(pp. 104-142)

      Lottery tickets and a quarrel now enter the picture. The tickets we shall consider later. The quarrel, personal at first, comparatively trivial, was one of those incidents of great consequence which lead to speculation as to how otherwise the stream of history might have flowed but for this deflecting incident. Of course, the wind-blown seed of chance must be watered by other causes. But what if Lincoln had become governor of Oregon, or youthful Napoleon had gone to teach the Turks, if Keats had not run across a copy of theFaerie Queene,or the idle eye of Rousseau had...


      (pp. 145-190)

      Who is the most hated English judge? The name of Jeffreys leaps at once to the lips of every lawyer, indeed of every person familiar with the history of England.

      Justly named “Bloody Jeffreys, ”this man rose to the highest judicial position in the realm by the most unscrupulous methods, trafficked in pardons, sold the criminal law. Upon the bench, even when sober, and he was often drunk, his angry passions knew no restraint. His voice was loud, his aspect ferocious, his power of invective extraordinary. He struck terror into the hearts of prisoner, witness, and counsel. He took a...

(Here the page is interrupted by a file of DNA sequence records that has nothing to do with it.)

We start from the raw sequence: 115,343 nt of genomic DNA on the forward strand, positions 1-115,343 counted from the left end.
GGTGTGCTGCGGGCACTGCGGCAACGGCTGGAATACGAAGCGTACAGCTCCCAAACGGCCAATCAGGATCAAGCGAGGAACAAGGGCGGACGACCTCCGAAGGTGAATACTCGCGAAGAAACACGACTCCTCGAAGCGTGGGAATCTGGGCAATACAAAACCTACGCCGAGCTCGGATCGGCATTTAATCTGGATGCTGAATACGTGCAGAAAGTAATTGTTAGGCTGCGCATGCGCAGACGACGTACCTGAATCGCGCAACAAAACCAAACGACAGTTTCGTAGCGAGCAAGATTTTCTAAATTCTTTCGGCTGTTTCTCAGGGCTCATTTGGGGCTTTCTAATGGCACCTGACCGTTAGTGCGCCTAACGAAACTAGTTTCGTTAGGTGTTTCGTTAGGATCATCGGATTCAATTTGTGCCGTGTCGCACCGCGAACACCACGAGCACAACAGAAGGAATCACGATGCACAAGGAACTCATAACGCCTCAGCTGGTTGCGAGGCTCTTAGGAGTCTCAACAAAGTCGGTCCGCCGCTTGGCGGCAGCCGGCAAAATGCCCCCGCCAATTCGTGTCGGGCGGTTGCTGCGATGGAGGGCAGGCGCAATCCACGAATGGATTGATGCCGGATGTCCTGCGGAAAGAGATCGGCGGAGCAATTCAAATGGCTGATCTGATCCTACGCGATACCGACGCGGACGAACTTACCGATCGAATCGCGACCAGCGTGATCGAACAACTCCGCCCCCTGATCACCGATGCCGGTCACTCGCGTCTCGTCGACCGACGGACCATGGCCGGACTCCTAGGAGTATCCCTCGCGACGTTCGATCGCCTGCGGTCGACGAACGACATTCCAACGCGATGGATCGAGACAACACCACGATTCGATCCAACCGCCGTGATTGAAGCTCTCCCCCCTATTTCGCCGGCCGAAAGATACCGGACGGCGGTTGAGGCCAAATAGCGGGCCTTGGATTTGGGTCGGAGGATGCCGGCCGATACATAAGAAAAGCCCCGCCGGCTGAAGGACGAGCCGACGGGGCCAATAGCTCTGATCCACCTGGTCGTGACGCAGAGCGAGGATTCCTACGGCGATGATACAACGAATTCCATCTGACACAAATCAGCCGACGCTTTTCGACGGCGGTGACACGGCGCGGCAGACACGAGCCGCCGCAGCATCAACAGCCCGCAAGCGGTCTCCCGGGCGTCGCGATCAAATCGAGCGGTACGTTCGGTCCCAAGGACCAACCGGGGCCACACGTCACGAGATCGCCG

(pp. 191-224)

      In the drama or novel of redemption all the sins of an evil past may be forgiven because of a final act of sacrifice, and so the hero’s life may be read in the light of his ultimate heroism. The reverse was Taney’s fate. He was doomed to have his life read ever in the damning shadow of his final decisions, particularly the Dred Scott case.

      It may be considered temerarious to say what the Dred case decided in view of the comment of Mr. Justice Curtis. He wrote the famous dissenting opinion, but is reported afterward to have said,...

      (pp. 225-255)

      Dartmouth College, as we have seen, had given Marshall the occasion for a decision of great consequence in the commercial development of the country. Another college, Harvard, was now to play a part in another important lawsuit; this case led to a decision by Taney of the greatest importance in limiting the doctrine, or the misinterpretation of the doctrine, of the Dartmouth College case.

      In 1650 the legislature of Massachusetts, in order to aid the new institution for higher education established at Cambridge, had granted to the president of Harvard College the power to dispose of the ferry which crossed...

      (pp. 256-276)

      What differences, if any, were there in the attitudes of these two men of authority toward the greatest and most enduring questions of constitutional law? What determined these differences, so far as we can ascertain? To what extent and how or why was each of them able to impress his attitude upon the corpus of constitutional law, and how long did the impression last? Or, in other words, what was the durable contribution of each to the fundamental law and therefore to the national life? How important were those men to you and to me? Which was the greater judge,...

  6. INDEX
    (pp. 277-281)